Under the GBSG Scope #1: Alisson “Marmota” Braga

Under the Gracie Barra SG Scope is a series of interviews with Gracie Barra Black Belts around the world. Over the coming months (or years, since we probably won’t run out of awesome GB black belts to have a chat with any time soon), we’ll be sharing interviews and tidbits about our instructors. Our first interview starts right here in Singapore!

Gracie Barra Singapore’s Professor Alisson “Marmota” Braga

Gracie Barra Singapore has been open for just over a month, but so much has already gone down, with the team making a splash at the IBJJF Manila Open 2018, and with plans to compete across the globe throughout the months to come. We talk to GBSG’s Head Instructor, Alisson “Marmota” Braga to find out more about his feelings towards the last tournament in The Philippines, his move to the other side of the world, and a little bit about his Jiu-Jitsu journey thus far.

  1. How do you find Singapore? Was it a difficult decision to make the move from Brazil?I had already heard a lot of good things about the country prior to coming as I had a friend who was teaching BJJ here. Before my professor invited me over to visit the first time, I had no idea what the BJJ scene was going to be like here.But after having already been to Singapore, it was not a difficult decision to make the permanent move as I felt that I could contribute by improving an already growing BJJ scene in the country, have my work appreciated and, ultimately, I’d be able to offer a much better quality of life to my family.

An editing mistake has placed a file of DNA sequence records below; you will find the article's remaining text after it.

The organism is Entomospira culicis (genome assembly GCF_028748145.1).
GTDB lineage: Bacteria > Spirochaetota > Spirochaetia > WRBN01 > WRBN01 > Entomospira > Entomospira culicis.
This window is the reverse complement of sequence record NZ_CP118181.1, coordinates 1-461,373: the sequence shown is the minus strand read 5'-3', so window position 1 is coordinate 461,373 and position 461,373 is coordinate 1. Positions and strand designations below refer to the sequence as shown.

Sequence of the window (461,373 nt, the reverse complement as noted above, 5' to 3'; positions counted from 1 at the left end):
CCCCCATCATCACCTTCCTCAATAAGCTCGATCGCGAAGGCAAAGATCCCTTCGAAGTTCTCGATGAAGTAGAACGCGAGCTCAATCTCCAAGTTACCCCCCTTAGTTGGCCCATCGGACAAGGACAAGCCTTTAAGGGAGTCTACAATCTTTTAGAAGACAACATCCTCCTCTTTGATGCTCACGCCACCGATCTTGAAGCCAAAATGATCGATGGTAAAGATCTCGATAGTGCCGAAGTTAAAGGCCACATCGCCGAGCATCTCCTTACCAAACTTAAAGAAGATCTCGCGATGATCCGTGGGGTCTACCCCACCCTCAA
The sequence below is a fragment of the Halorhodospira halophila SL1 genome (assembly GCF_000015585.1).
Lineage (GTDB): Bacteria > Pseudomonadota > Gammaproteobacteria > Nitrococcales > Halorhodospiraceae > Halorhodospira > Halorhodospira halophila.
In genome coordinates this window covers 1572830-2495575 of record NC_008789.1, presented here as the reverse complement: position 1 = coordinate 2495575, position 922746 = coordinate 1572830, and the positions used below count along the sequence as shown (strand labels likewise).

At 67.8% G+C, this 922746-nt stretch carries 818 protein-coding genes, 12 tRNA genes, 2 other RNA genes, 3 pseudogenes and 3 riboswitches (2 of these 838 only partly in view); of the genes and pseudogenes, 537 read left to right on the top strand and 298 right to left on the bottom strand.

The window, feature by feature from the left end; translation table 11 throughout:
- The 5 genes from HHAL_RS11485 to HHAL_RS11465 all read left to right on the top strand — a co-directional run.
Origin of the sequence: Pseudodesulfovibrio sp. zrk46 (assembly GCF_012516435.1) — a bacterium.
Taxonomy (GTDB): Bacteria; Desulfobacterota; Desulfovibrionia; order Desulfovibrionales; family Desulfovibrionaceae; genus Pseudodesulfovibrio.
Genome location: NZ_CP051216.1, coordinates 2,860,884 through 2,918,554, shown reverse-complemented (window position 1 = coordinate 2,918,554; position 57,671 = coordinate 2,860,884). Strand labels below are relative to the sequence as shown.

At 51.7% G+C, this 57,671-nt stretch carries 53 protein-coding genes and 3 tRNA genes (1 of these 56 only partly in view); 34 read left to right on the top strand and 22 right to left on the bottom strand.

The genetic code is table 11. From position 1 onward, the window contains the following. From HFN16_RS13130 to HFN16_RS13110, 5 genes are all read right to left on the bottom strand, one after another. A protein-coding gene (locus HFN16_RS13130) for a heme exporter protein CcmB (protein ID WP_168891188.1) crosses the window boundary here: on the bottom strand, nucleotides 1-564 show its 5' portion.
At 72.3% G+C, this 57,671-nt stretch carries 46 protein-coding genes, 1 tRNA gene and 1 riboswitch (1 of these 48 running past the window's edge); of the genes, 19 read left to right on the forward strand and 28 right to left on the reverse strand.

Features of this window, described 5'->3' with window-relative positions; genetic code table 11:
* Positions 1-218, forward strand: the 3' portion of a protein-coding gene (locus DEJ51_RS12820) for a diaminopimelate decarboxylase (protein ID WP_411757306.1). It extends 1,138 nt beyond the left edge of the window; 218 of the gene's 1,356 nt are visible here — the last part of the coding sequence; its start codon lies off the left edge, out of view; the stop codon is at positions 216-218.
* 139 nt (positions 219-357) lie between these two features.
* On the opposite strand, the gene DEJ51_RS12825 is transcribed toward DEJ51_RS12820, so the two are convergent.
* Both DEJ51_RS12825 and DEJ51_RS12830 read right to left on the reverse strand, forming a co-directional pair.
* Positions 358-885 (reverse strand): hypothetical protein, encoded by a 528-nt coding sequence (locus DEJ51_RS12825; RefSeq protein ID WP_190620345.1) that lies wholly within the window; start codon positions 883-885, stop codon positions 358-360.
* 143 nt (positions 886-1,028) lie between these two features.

2. How do you find the level of training here? How do you see yourself improving the level of BJJ here?What impressed me the most during the classes was how focused and attentive the students are over here. That really elevated the training level and makes my job as a teacher much easier as well.The more interested the students are to learn the more we teachers get motivated to improve and to always be seeking new things and new ways to teach as the BJJ journey is never ending and therefore one should never get accommodated and stop learning. So yes, I believe I will be able to contribute to the community since I love to teach and the students here at GBSG are always eager to learn.
  3. How old were you when you first started training BJJ? Where did you first start, and who was your first teacher?I started training when I was about 23 years old at a small local team called Força Livre (Free strength) which was located near my house. The team was led by a black belt named Claudio Roberto who would delegate the classes to his instructors to teach. One of those instructors was Professor Bruno Amorim, who is now a Black Belt under Vinicius “Draculino” Magalhaes. That’s why I have been a student of Professor Professor Bruno since the beginning of my journey till now.